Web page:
Step-by-step: recreate colors of Latvia's nature in art

Take note – story published 3 years ago

Latvian artist Inese Īris Liepiņa, born in Chicago, starts her crafts with a walk in the nature. Latvian Television program "Pūra lāde" (The Dowry Chest) visited Inese to find out how to spot colors in nature and incorporate them in clothing.

Inese Īris Liepiņa grew up in Chicago. Her grandfather is from Piebalga, where the artist now resides. Inese studied art at The School of the Art Institute of Chicago; later worked as a fashion designer and fabric designer in San Francisco. She moved to Latvia in 2005.

Inese began knitting in the 80s. Now, knitters from near and far come to Piebalga to learn how to recreate nature's colors in knitwork. Inese can be contacted via Facebook.

Latvians have plenty of folk songs mentioning color and dyeing of yarns. Scientists have tried to reconstruct the tendencies  in traditional gown colors throughout centuries. As early as the 8th-12th century, the most popular color in clothing was dark blue. Brown, red, and yellow  have also been observed.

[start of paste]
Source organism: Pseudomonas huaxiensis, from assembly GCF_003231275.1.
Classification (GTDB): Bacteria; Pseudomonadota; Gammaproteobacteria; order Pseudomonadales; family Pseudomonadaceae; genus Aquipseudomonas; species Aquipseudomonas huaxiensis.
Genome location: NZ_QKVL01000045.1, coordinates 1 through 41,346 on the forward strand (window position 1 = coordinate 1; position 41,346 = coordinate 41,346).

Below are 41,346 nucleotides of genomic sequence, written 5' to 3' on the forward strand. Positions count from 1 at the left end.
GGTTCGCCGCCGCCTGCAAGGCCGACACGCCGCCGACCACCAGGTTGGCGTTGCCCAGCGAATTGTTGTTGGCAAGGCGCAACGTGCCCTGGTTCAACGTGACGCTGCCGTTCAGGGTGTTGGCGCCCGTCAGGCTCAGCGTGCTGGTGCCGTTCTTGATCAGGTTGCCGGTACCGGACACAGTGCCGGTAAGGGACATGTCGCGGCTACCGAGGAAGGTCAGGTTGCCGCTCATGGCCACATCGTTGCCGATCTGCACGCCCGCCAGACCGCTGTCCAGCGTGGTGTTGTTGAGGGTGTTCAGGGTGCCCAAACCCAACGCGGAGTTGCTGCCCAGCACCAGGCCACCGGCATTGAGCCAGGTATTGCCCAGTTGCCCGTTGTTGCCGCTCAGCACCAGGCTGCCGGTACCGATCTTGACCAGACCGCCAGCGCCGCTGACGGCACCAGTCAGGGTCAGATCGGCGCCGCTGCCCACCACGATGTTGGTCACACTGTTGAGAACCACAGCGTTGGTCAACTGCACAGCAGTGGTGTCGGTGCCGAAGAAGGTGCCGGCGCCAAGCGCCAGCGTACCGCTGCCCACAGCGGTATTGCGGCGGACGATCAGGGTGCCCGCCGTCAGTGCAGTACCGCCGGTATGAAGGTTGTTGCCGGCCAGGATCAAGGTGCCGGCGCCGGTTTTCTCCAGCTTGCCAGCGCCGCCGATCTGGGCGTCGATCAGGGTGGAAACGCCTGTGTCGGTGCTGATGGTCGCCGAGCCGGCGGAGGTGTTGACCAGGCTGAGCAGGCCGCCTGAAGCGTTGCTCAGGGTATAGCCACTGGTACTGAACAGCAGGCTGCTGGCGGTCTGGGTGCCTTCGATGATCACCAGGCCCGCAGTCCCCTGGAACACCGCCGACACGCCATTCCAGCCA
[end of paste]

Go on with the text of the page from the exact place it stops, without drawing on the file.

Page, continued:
Later, grey and white would come into the picture, whereas in the 18th and 19th century, colorful patterns, stripes, panes emerged.

Spotting colors in nature

  • Begin with taking a hike. There surely are colors in the city as well, but the compositions are man-made and not always aesthetically pleasing.
  • Choose a segment. Be it scenery, a flower, sunset or sunrise, tree bark - no matter the season, colors always prevail.

  • Take photos.
  • At home, select the best images and use a color-picker tool - those are widely available on the Internet.

  • Create a new image: place the photo and selected colors side-by-side.

  • Take the image to your yarn collection on a crafts store and find matching yarn.
  • Now, it is time to let your imagination run wild - incorporate the colors in a knitwork or other technique in combinations and patterns you desire.
  • If your computer skills are not as advanced, it is possible to select the colors without creating an image. If the colors have been seen on a small object - a leaf, a petal - take it home with you.  Punch a small hole in a white piece of paper and cover the object: the hole will reveal a clear separate color.

  • Color-observation skills improve over time and can become very enticing.
  • The approach can be used in interior design, fashion or other activities involving color matching.


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